Colleen Mondor Reviews Other Words for Smoke by Sarah Maria Grif­fin

Other Words for Smoke, Sarah Maria Grif­fin (Greenwillow 978-0-06-240891-4, $17.99, 331pp, hc) March 2019.

Let’s talk about a very creepy book, shall we? Other Words for Smoke by Irish au­thor Sarah Maria Griffin is about witches, a haunted house, a mysterious “other” world, Ireland’s history of abusing unwed mothers, and the seductive allure of power. It’s also about a cat and an owl who are most certainly not just a cat and an owl, a set of twins suffering the break-up of their parents’ marriage, a teenage girl who feeds something that lives in the walls, and a house fire. Oh – and there is also a tooth forcibly removed from someone’s mouth through really dark magic. That’s a pretty memorable part of the narrative, for sure. So yes, let’s talk about this very creepy book!

Overall, Other Words for Smoke is about several teenagers whose interaction with a certain house and its not-of-this-world occupants crosses generations. Rossa and Mae come to the house because their parents need a place to dump them while they work on their ailing marriage. The twins are deposited with their great Aunt Rita for a “vacation,” and are subsequently introduced to Bevan, a couple of years older than their 14, beautiful and tempting and living with Rita in a surrogate mother/daughter relationship. The twins quickly notice that the house is odd: hallways might be longer or shorter depending on when you walk them, and doorways are not quite where they should be. Rita gives tarot card readings and soon engages Mae in learning the craft. As for Bevan, she has a secret friend who lives in the walls. Unfortunately the friend is a lot hungrier now that the twins have arrived and Bevan can’t satisfy “Sweet James” with the bones of dead animals anymore; it’s going to take something fresher, something bloodier.

The tooth removal is coming.

As the vacation ends and the whole weird experience of whatever happened at Aunt Rita’s fades into the background, Mae and Rossa are left with memories they cannot shake. Things happened there (the tooth!) that cannot be denied, but exactly what those things were or why it all occurred is still a mystery. For Bevan there are no questions; she knows what she saw, what she did, where she traveled, and who she met. She also knows about Audrey, Rita’s long lost friend who handles Sweet James in a way that Bevan could not. Audrey, who is still a teenager decades after she vanished, has commanded that Bevan hold herself in check and Bevan is trying, trying, trying not to want so much, not to need so much. But it’s so hard to not have what James promised her and so easy to forget the cost of all that having.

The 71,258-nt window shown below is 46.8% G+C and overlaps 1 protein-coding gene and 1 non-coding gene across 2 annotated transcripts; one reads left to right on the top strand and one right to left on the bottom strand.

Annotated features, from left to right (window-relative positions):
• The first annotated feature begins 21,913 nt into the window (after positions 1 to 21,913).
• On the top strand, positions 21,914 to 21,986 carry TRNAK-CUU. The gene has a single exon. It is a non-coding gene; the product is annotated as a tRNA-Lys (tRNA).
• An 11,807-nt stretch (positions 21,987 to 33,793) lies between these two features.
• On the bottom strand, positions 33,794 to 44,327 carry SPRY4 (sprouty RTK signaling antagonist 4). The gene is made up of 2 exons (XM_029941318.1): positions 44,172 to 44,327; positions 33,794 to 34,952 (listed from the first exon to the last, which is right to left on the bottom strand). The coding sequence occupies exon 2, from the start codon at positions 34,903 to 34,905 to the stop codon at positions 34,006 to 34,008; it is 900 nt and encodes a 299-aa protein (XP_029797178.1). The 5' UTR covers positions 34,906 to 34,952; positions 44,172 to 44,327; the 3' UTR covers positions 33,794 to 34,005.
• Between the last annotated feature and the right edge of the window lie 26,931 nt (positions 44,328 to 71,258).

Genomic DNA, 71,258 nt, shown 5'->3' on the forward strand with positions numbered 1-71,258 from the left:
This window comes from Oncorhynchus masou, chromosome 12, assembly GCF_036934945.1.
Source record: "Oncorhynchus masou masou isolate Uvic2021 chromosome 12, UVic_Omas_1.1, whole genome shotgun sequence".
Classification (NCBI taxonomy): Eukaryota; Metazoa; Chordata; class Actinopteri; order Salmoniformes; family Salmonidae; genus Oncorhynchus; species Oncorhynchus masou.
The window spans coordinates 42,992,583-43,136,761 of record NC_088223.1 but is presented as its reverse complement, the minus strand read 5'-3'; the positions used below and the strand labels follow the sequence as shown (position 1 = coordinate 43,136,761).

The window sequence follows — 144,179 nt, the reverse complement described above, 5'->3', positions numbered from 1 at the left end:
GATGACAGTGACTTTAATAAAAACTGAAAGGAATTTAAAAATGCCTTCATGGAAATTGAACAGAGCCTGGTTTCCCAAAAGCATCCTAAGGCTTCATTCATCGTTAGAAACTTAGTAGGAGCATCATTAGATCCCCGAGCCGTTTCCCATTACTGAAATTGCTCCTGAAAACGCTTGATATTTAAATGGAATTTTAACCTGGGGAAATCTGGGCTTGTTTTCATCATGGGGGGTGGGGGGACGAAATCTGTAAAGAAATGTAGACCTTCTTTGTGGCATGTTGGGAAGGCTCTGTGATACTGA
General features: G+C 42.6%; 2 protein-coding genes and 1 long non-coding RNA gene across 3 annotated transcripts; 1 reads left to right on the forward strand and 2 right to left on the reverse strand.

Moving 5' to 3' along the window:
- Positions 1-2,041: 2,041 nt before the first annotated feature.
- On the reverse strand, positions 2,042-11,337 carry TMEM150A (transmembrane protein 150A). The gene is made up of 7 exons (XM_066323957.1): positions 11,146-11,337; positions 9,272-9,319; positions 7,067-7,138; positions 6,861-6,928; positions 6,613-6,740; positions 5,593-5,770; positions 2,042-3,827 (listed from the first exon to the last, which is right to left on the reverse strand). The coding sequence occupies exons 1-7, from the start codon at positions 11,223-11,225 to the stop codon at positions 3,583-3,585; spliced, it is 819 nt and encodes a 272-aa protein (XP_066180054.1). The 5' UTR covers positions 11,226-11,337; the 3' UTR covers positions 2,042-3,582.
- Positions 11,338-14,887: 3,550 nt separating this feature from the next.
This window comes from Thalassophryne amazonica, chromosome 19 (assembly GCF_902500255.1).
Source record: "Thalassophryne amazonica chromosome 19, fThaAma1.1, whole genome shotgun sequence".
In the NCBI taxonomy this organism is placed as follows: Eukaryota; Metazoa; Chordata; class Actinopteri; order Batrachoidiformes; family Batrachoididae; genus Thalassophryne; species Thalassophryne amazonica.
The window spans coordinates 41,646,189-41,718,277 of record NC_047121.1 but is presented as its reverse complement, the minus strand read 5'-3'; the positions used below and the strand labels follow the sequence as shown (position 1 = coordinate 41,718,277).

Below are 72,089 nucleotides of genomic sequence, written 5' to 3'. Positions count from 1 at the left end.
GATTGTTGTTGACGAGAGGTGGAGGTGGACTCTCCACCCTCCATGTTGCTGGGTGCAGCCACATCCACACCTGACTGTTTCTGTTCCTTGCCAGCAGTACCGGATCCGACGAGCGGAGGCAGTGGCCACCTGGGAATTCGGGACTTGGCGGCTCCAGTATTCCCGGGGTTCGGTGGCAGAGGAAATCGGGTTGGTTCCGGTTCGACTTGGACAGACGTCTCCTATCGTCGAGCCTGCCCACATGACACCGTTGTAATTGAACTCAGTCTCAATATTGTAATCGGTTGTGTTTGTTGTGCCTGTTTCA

Bevan is not going to make it.

Three years later, as their family unravels for good, the twins return for the summer again. Now they are 17 and there is an uneasiness between them; a separation between the brother and sis­ter who always seemed inseparable. Bevan sees weakness and is tempted. Sweet James is free of Audrey and returns as well with his promises and demands for greater sacrifice. Exhausted from all the discord at home, Rossa is so easy to entice, so easy to manipulate. Mae isn’t paying attention; no one is paying attention.

Griffin does a great job of building the tension among the three teenagers and Sweet James is right out of a gothic evil animal novel. (Who knew owls could be this horrifying?) Even better than a manipulative owl (and cat), Griffin lightly weaves the story of Rita and Audrey’s teen years into the broader narrative, which is where the true horror of the book comes through: the infamous Magdalene Laundries. Many American teens will likely be unaware of these bastions of cruelty, but Griffin grafts the history cleanly to the story, and as she ties everything together, she reveals how good and evil are never obvious and Rossa and Mae’s choices are as complicated as the motives of those who surround them.

Other Words for Smoke is steeped in atmo­sphere, history, horror, and mystery. Griffin brings a writerly skill set to the table that sets her apart from many other authors; she isn’t afraid to go for the throat and her words and characters will stay with you for a long time.

Colleen Mondor, Contributing Editor, is a writer, historian, and reviewer who co-owns an aircraft leasing company with her husband. She is the author of “The Map of My Dead Pilots: The Dangerous Game of Flying in Alaska” and reviews regularly for the ALA’s Booklist. Currently at work on a book about the 1932 Mt. McKinley Cosmic Ray Expedition, she and her family reside in the Pacific Northwest and Alaska. More info can be found on her website:

This review and more like it in the August 2019 issue of Locus.

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